Berber carpets have been around for a long time and trace their history to North Africa. The name Berber comes from the Berber tribe of North Africa, who still weave Berber carpets. The Berber carpet became popular in North America in the 1980s and has grown.
In this post, I’ll discuss Berber carpets, the different styles, their durability, and the pros and cons. I know this will help you decide if a Berber carpet type is right for your home.
What is Berber Carpet?
The word Berber refers to the color and style of the carpet. Berber carpets are light in color with flecks of dark colors. Berber carpeting is woven in loop piles that remain uncut, thus taking a low and tightly woven look.
Berber Carpet Colors
Traditionally Berber carpets were made of neutral colors with specks of darker colors. The most common colors of Berber carpets are beige, taupe, and ivory. You’ll find naturally occurring colors for the darker specks of color, such as browns, tans, and rust. However, today, it is possible to get a Berber carpet in different colors and hues.
Berber Carpet Cost
Berber-style carpets are among the most affordable types of carpets compared to other home carpets. Compared to other types of carpets, Berber carpets are touted to offer better durability for the price you pay.
The lower price of Berber carpets is mostly because of the materials used. Berber carpets use olefin or polypropylene carpet fibers, which are cheap compared to other fibers such as nylon or wool.
Another reason for Berber carpets’ lower price is the construction style. Berber carpets use a looped style, which is cheaper than cut pile carpets such as frieze and Saxony carpets. All carpets are looped at first. However, to make cut pile carpets, the loops are cut. Because this step is eliminated in loop pile carpets, they are cheaper.
Berber Carpet Styles
Berber carpet is available in different styles you can choose from. The different styles include simple loops and multi-color loops. Patterned loop, cut and loop, patterned cut and loop, and cut pile, also known as California Berber.
Looped Berber styles involve looping the carpet’s fiber before fixing it into the backing. Looped Berber carpets are forgiving and do not show dirt and debris, compared to cut Berber. However, they are not great if you have active kids or pets.
Although Berber carpets mostly feature a looped style, California Berber or cut Berber has no loops. It is similar frieze carpet style and has a speckled-egg look with flecks of earthly-colored tones.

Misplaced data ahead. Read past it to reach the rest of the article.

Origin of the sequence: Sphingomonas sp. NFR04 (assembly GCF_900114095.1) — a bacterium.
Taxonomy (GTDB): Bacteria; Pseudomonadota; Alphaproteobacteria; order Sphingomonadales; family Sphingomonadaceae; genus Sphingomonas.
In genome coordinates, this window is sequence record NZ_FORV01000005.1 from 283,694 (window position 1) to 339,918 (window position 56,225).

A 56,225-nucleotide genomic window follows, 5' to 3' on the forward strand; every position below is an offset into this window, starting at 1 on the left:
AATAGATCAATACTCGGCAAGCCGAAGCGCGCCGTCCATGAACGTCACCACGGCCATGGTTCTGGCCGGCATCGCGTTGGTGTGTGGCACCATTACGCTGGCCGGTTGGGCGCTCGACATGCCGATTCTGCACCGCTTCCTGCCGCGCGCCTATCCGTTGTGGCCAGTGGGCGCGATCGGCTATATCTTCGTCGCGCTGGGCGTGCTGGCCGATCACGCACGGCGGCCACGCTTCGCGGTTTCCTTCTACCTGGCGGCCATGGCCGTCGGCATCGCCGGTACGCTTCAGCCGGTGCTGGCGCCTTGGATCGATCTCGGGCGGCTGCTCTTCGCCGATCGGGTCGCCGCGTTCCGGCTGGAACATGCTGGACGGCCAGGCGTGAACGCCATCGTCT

Pros of Berber Carpet
This is one of the major reasons why Berber carpets are popular. They are durable compared to most carpet styles because the carpet fibers are looped rather than cut. Like cut pile carpets, Berber is not prone to matting down, which makes them look great even with heavy usage. Berber carpets are great in many heavily trafficked places, such as hallways, stairs, and commercial areas.
Easy to Clean
Looped carpets are easier to clean because dirt, debris, and other spills tend to sit on the carpet’s surface. This is unlike cut pile carpets, where dirt and debris are trapped in the carpet fibers. Liquid spills will also take less scrubbing and cleaning to get them out. When using a vacuum, Berber carpets will hardly show vacuum marks. Because of the earthly color flecks, they can camouflage stains better.
Compared to other flooring options, Berber carpets are very affordable. Most are usually made of cheap carpet fibers like olefin/polypropylene. Because the manufacturer does not cut the loops, this also saves money that would be otherwise added to the total of the carpet.
However, Berber carpets come in wide different varieties. If you’re looking to spend money, wool Berber carpets are available. These are softer and more lavish than most types of Berber carpets. If you’re on a budget, olefin and PET polyester Berber carpets are a cheaper option to consider.
Cons of Berber Carpet
Compared to cut pile carpets, the loops of a Berber carpet give it a rough texture. However, this softness will also be influenced by the carpet material used. Wool fiber carpets are soft but too costly for most people. Polyester is a cheaper and softer alternative compared to nylon. Some manufacturers are also working on making Berber carpets softer, such as the Mohawk’s SmartStrand collection.
Hard to Repair
Aside from the texture of the Berber carpet, another downfall is they are harder to repair. A small snag on one of the loops of a Berber carpet can quickly become a bigger problem that will be costlier to fix. When using a vacuum with a beater bar or power head, if the power head gets hold of a loose strand, it could unravel it. For this reason, avoid such vacuum cleaners to turn off the beater bar to protect the carpet.
Is a Berber Carpet Right for You?
A Berber carpet is a solid flooring choice used in most home rooms and other areas such as hallways and stairs. It is affordable, which does not translate to low quality because its durability is very good. If you’ve not yet settled your mind on a Berber carpet, check out the different types of carpets for more varieties.